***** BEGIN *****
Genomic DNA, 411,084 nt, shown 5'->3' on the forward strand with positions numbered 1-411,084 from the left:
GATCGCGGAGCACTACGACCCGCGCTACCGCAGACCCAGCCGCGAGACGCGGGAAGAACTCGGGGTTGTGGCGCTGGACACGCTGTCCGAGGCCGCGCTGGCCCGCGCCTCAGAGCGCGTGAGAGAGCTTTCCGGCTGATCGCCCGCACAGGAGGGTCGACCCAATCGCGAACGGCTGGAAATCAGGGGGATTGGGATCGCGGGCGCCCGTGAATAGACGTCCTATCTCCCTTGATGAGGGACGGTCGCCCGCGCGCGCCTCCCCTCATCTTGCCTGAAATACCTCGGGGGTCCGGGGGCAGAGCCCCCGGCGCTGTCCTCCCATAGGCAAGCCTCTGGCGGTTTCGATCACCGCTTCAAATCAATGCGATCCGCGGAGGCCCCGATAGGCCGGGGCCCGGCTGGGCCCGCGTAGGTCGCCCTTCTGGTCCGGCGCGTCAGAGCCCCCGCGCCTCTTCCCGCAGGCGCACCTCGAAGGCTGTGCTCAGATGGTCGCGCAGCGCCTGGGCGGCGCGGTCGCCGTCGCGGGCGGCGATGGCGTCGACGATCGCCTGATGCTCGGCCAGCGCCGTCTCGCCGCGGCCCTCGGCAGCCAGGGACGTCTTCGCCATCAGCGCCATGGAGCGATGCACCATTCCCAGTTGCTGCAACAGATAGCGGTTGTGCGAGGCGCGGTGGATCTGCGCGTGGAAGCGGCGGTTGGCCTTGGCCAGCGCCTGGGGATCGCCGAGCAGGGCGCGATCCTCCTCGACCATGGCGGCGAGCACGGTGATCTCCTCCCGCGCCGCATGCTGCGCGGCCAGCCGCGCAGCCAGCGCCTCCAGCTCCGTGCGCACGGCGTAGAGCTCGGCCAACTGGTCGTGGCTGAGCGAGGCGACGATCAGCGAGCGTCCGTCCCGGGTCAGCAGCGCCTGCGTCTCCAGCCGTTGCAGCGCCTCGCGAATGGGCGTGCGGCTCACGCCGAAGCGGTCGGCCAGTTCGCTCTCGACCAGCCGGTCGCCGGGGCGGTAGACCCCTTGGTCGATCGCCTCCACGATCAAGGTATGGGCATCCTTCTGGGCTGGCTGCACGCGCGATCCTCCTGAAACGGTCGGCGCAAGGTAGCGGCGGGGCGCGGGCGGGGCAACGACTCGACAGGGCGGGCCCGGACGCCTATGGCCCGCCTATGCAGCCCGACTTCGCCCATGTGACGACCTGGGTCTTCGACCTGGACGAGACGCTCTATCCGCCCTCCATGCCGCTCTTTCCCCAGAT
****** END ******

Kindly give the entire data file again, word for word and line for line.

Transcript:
Genomic DNA, 411,084 nt, shown 5'->3' on the forward strand with positions numbered 1-411,084 from the left:
GATCGCGGAGCACTACGACCCGCGCTACCGCAGACCCAGCCGCGAGACGCGGGAAGAACTCGGGGTTGTGGCGCTGGACACGCTGTCCGAGGCCGCGCTGGCCCGCGCCTCAGAGCGCGTGAGAGAGCTTTCCGGCTGATCGCCCGCACAGGAGGGTCGACCCAATCGCGAACGGCTGGAAATCAGGGGGATTGGGATCGCGGGCGCCCGTGAATAGACGTCCTATCTCCCTTGATGAGGGACGGTCGCCCGCGCGCGCCTCCCCTCATCTTGCCTGAAATACCTCGGGGGTCCGGGGGCAGAGCCCCCGGCGCTGTCCTCCCATAGGCAAGCCTCTGGCGGTTTCGATCACCGCTTCAAATCAATGCGATCCGCGGAGGCCCCGATAGGCCGGGGCCCGGCTGGGCCCGCGTAGGTCGCCCTTCTGGTCCGGCGCGTCAGAGCCCCCGCGCCTCTTCCCGCAGGCGCACCTCGAAGGCTGTGCTCAGATGGTCGCGCAGCGCCTGGGCGGCGCGGTCGCCGTCGCGGGCGGCGATGGCGTCGACGATCGCCTGATGCTCGGCCAGCGCCGTCTCGCCGCGGCCCTCGGCAGCCAGGGACGTCTTCGCCATCAGCGCCATGGAGCGATGCACCATTCCCAGTTGCTGCAACAGATAGCGGTTGTGCGAGGCGCGGTGGATCTGCGCGTGGAAGCGGCGGTTGGCCTTGGCCAGCGCCTGGGGATCGCCGAGCAGGGCGCGATCCTCCTCGACCATGGCGGCGAGCACGGTGATCTCCTCCCGCGCCGCATGCTGCGCGGCCAGCCGCGCAGCCAGCGCCTCCAGCTCCGTGCGCACGGCGTAGAGCTCGGCCAACTGGTCGTGGCTGAGCGAGGCGACGATCAGCGAGCGTCCGTCCCGGGTCAGCAGCGCCTGCGTCTCCAGCCGTTGCAGCGCCTCGCGAATGGGCGTGCGGCTCACGCCGAAGCGGTCGGCCAGTTCGCTCTCGACCAGCCGGTCGCCGGGGCGGTAGACCCCTTGGTCGATCGCCTCCACGATCAAGGTATGGGCATCCTTCTGGGCTGGCTGCACGCGCGATCCTCCTGAAACGGTCGGCGCAAGGTAGCGGCGGGGCGCGGGCGGGGCAACGACTCGACAGGGCGGGCCCGGACGCCTATGGCCCGCCTATGCAGCCCGACTTCGCCCATGTGACGACCTGGGTCTTCGACCTGGACGAGACGCTCTATCCGCCCTCCATGCCGCTCTTTCCCCAGAT